Finalists for the November Writing Contest!

It is time to announce the finalists for this month’s writing contest.  We had some nice story submissions including one from an underage contestant who wanted to participate!  I thought all the tales were entertaining and enjoyed reading them.  Of course, it had to be narrowed down to three. The following contestant’s stories are the ones who are up for voting.  Please do congratulate them!

* Kira Zidar
* Edwin Stark
* J.E. Lowder

Below will be a review of the contest stipulations, followed by the three finalist’s stories. At the bottom will be the instructions and poll for voting. Anyone may vote for the tale they believe is best, but you should take the time to read all three before making your decision. Remember, you may vote only once.  Contestants, also note that you cannot use blogs, twitter, Facebook, or any other site to ask for votes.  You are allowed to announce you are a finalist on those sites and link this page, but you should only tell people to vote for the best story, not yours specifically.


1) The setting should be a family/friend gathering (doesn’t matter where) centered around food.  There are no requirements as to the species of the characters, but there must be at least three of them.  You can choose to call it Thanksgiving or not.

2) Word-count must be between 450-750 words.  I will allow no more than a five word variance from this. Titles are required, though they do not count toward the total.

3) The word “cranberry” should be mentioned at least eight times but never in the same sentence.  Part of the judging will be based on how well you integrate the word so it doesn’t seem overused.

4) At least one of the following must happen in the story:

a) A food item is burned or ruined.

b) An argument occurs due to an unexpected guest.

c) A food fight breaks out.

d) The turkey turns out to be not quite dead (interpret that how you will).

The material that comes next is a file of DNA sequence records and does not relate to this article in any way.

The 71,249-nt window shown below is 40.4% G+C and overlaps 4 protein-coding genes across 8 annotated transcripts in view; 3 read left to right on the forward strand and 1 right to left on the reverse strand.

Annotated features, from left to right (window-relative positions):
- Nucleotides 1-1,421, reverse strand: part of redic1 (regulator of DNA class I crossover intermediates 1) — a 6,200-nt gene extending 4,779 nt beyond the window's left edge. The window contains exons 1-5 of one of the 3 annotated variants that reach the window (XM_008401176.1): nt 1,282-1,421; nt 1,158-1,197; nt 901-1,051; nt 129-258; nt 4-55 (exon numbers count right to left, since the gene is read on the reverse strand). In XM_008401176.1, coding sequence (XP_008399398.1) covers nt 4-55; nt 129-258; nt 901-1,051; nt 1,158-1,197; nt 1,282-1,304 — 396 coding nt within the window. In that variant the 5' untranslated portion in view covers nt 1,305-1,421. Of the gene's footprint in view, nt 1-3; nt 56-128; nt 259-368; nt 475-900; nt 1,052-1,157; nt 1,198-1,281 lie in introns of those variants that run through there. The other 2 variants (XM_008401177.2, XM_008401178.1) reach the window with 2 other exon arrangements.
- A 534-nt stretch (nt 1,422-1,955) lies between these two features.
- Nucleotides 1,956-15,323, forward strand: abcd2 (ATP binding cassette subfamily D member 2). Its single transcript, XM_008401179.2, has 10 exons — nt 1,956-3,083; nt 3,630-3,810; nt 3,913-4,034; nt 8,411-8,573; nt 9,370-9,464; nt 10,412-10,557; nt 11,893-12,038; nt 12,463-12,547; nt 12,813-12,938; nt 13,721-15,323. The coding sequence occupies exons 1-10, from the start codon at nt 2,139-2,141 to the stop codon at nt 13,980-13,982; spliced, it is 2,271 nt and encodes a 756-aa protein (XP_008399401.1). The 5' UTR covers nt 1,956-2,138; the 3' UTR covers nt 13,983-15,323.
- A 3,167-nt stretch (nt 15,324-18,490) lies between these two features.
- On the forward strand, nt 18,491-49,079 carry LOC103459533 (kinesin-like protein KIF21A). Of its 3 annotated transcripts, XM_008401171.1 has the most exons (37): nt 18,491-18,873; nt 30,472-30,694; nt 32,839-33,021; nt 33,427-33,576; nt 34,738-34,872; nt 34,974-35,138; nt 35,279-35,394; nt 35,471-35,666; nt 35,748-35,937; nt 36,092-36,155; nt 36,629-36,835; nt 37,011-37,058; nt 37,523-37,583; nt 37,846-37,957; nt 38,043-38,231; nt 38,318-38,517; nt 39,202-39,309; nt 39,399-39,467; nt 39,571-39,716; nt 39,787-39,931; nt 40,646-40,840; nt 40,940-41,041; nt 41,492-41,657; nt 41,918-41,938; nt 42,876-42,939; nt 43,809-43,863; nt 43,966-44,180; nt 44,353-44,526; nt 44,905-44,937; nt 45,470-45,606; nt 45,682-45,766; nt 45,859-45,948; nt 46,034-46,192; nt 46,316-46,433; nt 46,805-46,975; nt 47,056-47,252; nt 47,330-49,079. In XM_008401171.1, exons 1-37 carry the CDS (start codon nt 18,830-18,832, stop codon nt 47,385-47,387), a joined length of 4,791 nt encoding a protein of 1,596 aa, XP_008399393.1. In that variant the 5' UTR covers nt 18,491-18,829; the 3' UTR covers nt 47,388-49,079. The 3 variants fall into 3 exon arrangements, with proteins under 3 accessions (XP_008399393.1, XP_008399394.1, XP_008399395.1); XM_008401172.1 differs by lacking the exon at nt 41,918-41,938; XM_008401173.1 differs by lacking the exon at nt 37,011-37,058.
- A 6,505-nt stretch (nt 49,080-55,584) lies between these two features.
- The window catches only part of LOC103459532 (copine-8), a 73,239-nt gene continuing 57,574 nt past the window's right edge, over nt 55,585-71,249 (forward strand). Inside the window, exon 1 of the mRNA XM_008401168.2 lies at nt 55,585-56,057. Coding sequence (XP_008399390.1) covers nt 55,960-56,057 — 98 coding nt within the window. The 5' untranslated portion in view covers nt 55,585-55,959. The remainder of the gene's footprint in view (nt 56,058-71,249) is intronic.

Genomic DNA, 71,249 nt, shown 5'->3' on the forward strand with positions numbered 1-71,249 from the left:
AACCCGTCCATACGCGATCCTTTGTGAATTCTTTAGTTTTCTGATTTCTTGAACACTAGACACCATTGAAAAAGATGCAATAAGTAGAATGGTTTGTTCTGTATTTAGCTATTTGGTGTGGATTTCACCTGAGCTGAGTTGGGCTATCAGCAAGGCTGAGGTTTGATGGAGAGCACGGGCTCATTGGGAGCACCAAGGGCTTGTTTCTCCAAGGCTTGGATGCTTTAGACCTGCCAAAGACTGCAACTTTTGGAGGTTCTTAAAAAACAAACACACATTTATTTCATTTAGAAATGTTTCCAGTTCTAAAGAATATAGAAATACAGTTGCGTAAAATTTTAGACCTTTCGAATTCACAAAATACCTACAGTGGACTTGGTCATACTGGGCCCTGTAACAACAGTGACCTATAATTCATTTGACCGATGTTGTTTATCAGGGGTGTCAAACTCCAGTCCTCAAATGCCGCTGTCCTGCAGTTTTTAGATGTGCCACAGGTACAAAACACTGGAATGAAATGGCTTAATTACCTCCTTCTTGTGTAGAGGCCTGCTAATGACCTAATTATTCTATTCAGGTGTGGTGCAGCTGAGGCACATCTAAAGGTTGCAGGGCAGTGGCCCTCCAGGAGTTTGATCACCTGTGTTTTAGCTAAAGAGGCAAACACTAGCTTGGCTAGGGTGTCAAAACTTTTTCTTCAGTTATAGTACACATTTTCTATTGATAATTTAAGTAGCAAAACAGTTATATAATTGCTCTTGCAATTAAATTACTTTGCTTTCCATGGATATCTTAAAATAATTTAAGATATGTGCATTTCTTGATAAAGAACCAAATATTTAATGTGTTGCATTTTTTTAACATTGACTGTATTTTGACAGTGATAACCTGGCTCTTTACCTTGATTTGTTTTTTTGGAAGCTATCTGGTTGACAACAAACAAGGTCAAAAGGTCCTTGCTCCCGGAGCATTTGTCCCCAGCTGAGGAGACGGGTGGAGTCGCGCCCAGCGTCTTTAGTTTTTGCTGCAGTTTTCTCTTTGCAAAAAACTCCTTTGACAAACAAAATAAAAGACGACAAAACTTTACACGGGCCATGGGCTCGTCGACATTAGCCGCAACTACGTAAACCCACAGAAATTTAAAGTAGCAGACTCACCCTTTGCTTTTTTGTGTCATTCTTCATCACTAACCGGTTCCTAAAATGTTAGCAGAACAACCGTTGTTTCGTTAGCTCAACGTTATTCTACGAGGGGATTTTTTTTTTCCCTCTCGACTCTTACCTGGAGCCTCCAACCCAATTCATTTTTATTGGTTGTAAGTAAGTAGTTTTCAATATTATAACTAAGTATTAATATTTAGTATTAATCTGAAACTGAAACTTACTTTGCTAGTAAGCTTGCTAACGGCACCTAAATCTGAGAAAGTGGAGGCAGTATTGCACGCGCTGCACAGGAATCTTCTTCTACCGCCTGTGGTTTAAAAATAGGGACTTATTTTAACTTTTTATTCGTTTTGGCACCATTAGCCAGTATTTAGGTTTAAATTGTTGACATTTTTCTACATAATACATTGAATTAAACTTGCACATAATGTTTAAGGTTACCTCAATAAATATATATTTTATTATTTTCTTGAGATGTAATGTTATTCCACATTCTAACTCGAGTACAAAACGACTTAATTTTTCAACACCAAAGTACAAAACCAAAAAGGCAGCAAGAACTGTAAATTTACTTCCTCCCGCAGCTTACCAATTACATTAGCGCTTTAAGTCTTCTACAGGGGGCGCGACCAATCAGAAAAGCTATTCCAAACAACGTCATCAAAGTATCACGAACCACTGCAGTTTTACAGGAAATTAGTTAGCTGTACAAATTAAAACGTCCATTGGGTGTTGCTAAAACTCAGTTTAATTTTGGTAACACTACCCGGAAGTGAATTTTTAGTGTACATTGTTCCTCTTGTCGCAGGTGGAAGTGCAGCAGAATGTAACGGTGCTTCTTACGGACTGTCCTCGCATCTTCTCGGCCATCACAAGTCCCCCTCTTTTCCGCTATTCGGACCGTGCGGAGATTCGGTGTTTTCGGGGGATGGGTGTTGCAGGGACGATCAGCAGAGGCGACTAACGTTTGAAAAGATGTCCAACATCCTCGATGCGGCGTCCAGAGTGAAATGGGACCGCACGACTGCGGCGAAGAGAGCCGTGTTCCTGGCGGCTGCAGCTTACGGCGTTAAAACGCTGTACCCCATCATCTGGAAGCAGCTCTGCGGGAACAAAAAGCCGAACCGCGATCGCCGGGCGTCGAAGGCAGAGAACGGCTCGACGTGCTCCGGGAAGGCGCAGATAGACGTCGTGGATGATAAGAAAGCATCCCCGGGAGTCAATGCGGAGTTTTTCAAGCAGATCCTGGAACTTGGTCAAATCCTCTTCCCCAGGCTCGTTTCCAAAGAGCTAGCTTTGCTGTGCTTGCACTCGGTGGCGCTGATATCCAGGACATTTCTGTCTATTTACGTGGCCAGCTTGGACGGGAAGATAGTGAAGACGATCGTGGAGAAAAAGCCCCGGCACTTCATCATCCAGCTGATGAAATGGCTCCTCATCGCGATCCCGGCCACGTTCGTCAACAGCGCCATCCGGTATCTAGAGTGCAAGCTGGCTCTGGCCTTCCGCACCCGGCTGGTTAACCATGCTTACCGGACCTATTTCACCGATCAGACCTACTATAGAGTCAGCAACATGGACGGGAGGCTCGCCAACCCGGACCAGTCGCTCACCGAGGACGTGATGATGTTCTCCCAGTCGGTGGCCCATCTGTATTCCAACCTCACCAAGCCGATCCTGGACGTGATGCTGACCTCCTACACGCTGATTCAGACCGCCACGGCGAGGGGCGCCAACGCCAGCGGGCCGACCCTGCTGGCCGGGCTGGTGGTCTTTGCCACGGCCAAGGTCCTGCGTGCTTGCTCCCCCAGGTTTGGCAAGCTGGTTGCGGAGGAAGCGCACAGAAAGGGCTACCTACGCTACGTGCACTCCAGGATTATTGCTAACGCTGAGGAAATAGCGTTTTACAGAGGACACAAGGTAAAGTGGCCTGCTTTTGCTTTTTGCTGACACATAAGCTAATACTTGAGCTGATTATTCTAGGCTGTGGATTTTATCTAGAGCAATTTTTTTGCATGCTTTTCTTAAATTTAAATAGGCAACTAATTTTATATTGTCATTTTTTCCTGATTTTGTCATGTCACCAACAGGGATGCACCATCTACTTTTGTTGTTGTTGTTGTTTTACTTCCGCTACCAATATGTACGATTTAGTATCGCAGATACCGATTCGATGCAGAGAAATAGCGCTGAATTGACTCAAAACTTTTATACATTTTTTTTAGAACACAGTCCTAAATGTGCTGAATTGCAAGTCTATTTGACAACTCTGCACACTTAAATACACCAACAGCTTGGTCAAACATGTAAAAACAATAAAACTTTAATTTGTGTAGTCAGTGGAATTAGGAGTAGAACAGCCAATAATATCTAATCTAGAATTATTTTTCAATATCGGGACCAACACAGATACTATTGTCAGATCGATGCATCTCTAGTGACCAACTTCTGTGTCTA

Where’s The Fish?

by Kira Zidar


It was a fine day, I was preparing for the guests to come. I had a list of things I needed fish, butter, bread, plus cranberries, and loads of other ingredients, I was getting ready for a fine dining dinner party many things had to be done. I raced into the car and I was off to the local market. I walked quickly into the market to buy all the things I needed.

When I was finished I had a shopping trolley and a shopping basket swaying side to side on my arm, full of ingredients, as I was driving home to prepare the cranberry sauce with dipping bread and a big roast for all the guests plus a beautiful cooked fish I realised I forgot the cranberries. The key ingredients for cranberry sauce but I had no time to go back and buy them.

I was very flustered by the time I got home I had to prepare everything. I was trying to find another ingredient instead of cranberry but there was no use. Then I looked in the back of the cupboard I found a mysterious unlabelled jar it looked like cranberry sauce!!!! I decided to use it in my dinner.

I still had heaps to do I was so busy I hadn’t noticed a cat jumped in from the kitchen window. I didn’t notice that the cat was there when I put the cloche on top of the fish cat while it was eating the fish! What a disaster.

When cars started turning up I still had to put out the “cranberry sauce” and put out all the food so I rushed around the house to put everything in its place. When I picked up the fish cloche it was surprisingly heavy but I had no time to see why. I carefully put it on the big dining table when there was a knock on the door. I walked across the room to the front door thinking to myself my cranberry sauce should be alright. I let my guests in. I was really excited they stared to talk each other.

When everyone arrived they started to eat the food I was so happy that I finally hosted a dinner party. Other times it was a big failure, and everyone left.

When everyone gathered around the dinner table, it fell quiet as I took of the lids off all the cloches. When I took the cloche off the fish, all that was left was the fish bones, it looked very uninviting everyone started staring at me. The cat had eaten all of the fish and it was lying there looking quite satisfied.

An unexpected guest!

But my disastrous party went on.

I plated up the roast and I put a tablespoon of the cranberry sauce on the plates hoping that everything will be alright. I sat down and everyone started eating a few seconds later I saw everyone reaching for their glasses. What was happening?

Then I thought maybe it was the cranberry sauce!

So I decided to try the sauce hoping it was just them. IT BLEW MY HEAD OFF!! It was so spicy the dinner was ruined!! What will I do? When my guest where able to talk some wanted to go to the hospital but some just wanted to get home

Couple of minutes later I was left to clean the house.

What a messed up party!!


Strange White Meat

by Edwin Stark